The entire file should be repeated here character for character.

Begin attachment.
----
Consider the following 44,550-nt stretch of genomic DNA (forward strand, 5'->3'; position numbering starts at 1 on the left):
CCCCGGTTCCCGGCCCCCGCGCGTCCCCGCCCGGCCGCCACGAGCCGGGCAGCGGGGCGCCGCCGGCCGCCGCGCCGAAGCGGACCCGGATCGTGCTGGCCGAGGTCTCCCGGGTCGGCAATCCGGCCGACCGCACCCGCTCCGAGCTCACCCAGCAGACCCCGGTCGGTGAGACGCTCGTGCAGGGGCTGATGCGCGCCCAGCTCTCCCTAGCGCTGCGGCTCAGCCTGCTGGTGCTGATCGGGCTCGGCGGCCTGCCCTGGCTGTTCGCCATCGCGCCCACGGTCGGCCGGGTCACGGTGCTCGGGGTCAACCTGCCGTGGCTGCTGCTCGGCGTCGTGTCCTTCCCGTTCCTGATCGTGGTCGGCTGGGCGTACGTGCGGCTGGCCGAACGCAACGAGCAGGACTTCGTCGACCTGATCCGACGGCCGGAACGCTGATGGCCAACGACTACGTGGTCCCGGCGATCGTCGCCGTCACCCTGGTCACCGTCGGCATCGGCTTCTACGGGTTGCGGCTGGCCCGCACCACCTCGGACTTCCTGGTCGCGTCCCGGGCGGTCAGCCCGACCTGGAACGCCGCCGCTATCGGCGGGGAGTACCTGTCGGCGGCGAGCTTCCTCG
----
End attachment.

Consider the following 44,550-nt stretch of genomic DNA (forward strand, 5'->3'; position numbering starts at 1 on the left):
CCCCGGTTCCCGGCCCCCGCGCGTCCCCGCCCGGCCGCCACGAGCCGGGCAGCGGGGCGCCGCCGGCCGCCGCGCCGAAGCGGACCCGGATCGTGCTGGCCGAGGTCTCCCGGGTCGGCAATCCGGCCGACCGCACCCGCTCCGAGCTCACCCAGCAGACCCCGGTCGGTGAGACGCTCGTGCAGGGGCTGATGCGCGCCCAGCTCTCCCTAGCGCTGCGGCTCAGCCTGCTGGTGCTGATCGGGCTCGGCGGCCTGCCCTGGCTGTTCGCCATCGCGCCCACGGTCGGCCGGGTCACGGTGCTCGGGGTCAACCTGCCGTGGCTGCTGCTCGGCGTCGTGTCCTTCCCGTTCCTGATCGTGGTCGGCTGGGCGTACGTGCGGCTGGCCGAACGCAACGAGCAGGACTTCGTCGACCTGATCCGACGGCCGGAACGCTGATGGCCAACGACTACGTGGTCCCGGCGATCGTCGCCGTCACCCTGGTCACCGTCGGCATCGGCTTCTACGGGTTGCGGCTGGCCCGCACCACCTCGGACTTCCTGGTCGCGTCCCGGGCGGTCAGCCCGACCTGGAACGCCGCCGCTATCGGCGGGGAGTACCTGTCGGCGGCGAGCTTCCTCG